Limerick city car ban plan moves a step closer as part of €9m works

ECONOMY:  INVESTIGATIONS UNDER O'CONNELL STREET TO START

Nick Rabbitts

Reporter:

Nick Rabbitts

Limerick city car ban plan moves a step closer as part of €9m plan

An impression of how a pedestrianised O’Connell Street could appear once completed

THE €9m pedestrianisation of O’Connell Street will move a step closer in the coming weeks as exploratory works get underway.

Limerick City and County Council has confirmed that site investigations works deep below the city’s premier street will start shortly.

These are required to determine the location of services such as water and electricity and the condition of the crown of the coal vaults.

It will involve the excavation of narrow shallow trenches using mini diggers along the edge of the footpaths and across the street.

The trenches across the street will be carried out in stages to allow traffic to continue to flow.

Up to four separate crews will be working at any one time along the street in order to complete the works as quickly as possible – and within a three month timeframe.

The council has warned that these works will result in the suspension of a number of parking spaces.

Funding of €4.1m from the European Regional Development Fund (ERDF) has been secured to revitalise O’Connell Street from the Denmark Street junction as far as the Barrington Street junction, approximately 786 metres in length.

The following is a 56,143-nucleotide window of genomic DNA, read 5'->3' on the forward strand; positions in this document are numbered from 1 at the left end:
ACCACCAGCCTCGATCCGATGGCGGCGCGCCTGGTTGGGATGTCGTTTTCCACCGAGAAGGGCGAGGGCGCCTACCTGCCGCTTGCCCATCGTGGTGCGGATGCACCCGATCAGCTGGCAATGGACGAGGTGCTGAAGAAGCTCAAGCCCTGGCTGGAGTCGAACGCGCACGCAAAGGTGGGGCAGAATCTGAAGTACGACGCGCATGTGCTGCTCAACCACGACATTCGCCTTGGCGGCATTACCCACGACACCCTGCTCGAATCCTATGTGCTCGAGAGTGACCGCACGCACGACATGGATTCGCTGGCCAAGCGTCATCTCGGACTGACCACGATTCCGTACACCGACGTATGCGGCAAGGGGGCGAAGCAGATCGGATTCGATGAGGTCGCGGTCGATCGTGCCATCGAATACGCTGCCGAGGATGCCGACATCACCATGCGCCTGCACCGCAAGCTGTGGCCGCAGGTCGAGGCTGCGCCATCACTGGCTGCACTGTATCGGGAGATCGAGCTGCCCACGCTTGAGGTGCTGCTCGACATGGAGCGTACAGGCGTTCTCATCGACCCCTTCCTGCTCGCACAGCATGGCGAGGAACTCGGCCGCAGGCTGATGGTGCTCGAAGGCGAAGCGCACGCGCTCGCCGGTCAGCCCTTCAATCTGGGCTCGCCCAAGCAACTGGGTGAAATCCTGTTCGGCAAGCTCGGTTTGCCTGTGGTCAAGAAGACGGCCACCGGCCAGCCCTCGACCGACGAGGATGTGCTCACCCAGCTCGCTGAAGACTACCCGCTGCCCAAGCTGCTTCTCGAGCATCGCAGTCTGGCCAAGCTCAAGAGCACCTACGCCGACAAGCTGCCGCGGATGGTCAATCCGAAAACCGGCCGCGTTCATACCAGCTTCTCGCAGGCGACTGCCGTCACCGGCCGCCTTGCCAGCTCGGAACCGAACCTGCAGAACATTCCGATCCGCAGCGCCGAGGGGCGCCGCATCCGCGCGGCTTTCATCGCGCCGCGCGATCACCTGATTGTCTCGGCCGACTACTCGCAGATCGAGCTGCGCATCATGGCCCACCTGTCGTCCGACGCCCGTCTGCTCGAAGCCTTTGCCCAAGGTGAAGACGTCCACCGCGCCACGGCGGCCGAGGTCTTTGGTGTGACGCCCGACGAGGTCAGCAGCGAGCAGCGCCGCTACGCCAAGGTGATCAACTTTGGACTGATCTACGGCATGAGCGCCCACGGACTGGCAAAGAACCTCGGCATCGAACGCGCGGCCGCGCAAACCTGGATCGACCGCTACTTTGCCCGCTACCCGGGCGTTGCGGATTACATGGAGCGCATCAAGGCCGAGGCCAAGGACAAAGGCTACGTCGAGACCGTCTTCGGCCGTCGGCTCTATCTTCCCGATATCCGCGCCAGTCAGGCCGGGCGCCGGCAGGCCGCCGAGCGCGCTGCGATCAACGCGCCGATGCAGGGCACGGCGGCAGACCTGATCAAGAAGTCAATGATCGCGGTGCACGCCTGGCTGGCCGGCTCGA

The total cost of the project is €9.1 million with the balance of €5 million coming from Limerick City and County Council.

In a statement, mayor of Limerick Kieran O’Hanlon said: “I’m delighted that work is going to be carried out on the rejuvenation of O’Connell Street. A new look O’Connell Street is part of the overall transformation of the city centre.  

"These site investigation works are necessary and I’m happy that all businesses will be accommodated with access at all times. The city centre remains open for business.”

Years in the pipeline, it is anticipated cars will eventually be removed from the main portion of O’Connell Street by 2018.

A design team was put in place last year.